Top 10 Reasons Why People are Making SOA Fail

SOA is not something you buy, it is something you do. Research shows us that very few companies are doing it well. But the reasons for so many failures are usually people issues, not technology issues.

By Mike Kavis
Fri, July 18, 2008

CIO — Several recent articles have discussed why many SOA initiatives are failing. In early July, when vice President and research director Anne Thomas Manes presented at the Burton Group's annual Catalyst conference, she said most SOA failures are due to people and cultural issues more often than for technology issues. I totally agree with her assessment, as I have been blogging about this same issue for a long time.

So now we know who to blame for failed SOA initiatives. It's the people, stupid! But just why do people make SOA fail? Let me count the ways.

1. They fail to explain SOA's business value.

One of the most common mistakes IT people make is that they approach SOA purely from a technology perspective. They spent a great deal of time and effort on architecture, governance and vendor assessments (which is good), but they forget that SOA needs to solve real business problems. So they spend a huge amount of time and money building out the architecture—only to find that when they are done, nobody in the business understands the benefits and are not interested in the technology.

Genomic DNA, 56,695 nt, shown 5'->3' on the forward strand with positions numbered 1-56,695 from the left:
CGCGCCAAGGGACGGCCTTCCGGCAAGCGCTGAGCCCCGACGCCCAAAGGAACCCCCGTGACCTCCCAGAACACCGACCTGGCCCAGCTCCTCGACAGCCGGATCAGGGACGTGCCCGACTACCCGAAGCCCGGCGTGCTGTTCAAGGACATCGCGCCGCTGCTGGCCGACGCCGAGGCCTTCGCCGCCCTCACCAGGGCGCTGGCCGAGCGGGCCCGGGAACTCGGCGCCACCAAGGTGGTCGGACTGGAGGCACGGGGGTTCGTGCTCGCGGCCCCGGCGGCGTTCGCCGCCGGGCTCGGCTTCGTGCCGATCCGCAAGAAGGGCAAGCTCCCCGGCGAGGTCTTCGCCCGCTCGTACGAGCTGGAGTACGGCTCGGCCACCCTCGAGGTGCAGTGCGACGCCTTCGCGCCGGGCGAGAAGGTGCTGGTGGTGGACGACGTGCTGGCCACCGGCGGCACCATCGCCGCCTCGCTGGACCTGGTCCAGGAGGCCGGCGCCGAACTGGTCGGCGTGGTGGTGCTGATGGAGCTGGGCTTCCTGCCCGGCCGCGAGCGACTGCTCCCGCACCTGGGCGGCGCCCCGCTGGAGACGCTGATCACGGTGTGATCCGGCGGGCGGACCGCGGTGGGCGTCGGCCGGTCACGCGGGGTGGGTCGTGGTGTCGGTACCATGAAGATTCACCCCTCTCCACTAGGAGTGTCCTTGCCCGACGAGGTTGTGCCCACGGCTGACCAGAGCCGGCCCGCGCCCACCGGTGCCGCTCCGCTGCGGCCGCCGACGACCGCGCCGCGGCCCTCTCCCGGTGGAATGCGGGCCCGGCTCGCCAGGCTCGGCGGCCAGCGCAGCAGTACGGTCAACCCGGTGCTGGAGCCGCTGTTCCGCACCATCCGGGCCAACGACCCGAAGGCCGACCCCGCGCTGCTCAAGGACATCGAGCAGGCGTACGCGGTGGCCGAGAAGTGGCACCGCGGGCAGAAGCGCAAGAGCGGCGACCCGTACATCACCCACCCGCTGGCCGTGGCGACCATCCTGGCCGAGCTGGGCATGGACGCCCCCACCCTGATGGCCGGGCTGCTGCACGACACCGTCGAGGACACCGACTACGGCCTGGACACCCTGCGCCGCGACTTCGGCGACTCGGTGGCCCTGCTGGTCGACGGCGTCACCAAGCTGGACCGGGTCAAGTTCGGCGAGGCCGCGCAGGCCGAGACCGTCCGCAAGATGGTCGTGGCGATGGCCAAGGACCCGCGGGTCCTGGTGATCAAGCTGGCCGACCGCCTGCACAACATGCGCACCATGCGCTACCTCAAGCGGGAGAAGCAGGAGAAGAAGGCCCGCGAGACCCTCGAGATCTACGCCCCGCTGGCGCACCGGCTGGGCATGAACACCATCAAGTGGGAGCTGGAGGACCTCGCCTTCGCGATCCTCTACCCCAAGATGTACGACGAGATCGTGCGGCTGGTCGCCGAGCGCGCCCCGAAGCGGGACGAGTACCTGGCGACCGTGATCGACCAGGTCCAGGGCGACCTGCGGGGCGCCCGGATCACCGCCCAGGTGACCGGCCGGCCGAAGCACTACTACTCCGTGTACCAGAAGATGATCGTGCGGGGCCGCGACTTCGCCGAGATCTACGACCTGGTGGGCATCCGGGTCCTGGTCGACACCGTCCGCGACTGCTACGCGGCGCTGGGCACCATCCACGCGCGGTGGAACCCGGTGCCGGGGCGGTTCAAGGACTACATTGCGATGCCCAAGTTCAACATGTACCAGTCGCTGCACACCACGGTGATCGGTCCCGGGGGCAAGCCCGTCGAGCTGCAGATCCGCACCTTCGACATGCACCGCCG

Recommendation: Start with real business problems first. This is why BPM (business process management) is the "killer app" for SOA. BPM solves several business problems by improving and automating business processes. It provides visibility into operational performance, enhances agility by allowing the business to change their processes dynamically without IT involvement, eliminates waste—thus reducing costs—and much more. Start by showing the business how SOA will solve real business problems first. Then address the technology issues.

2. They underestimate the impact of organizational change.

As with any transformational initiative, resistance to change is a project killer. SOA brings massive amounts of change to an organization, especially if the organization does not have a well established enterprise architecture in place. Fear of the unknown is the greatest contributor of resistance to change. People need to understand WIIFM (what's in it for me) and why changing their ways is good for both them and the company. The challenge is people at different levels within the organization are affected in different ways. Each level of the business has concerns which need to be addressed which must be solved at an individual basis.

Recommendation: Create an organizational change management (OCM) plan. I would go one step further and hire an external OCM expert to help the leadership team of the SOA initiative deal with change. I am a big fan of John Kotter's eight-step methodology.

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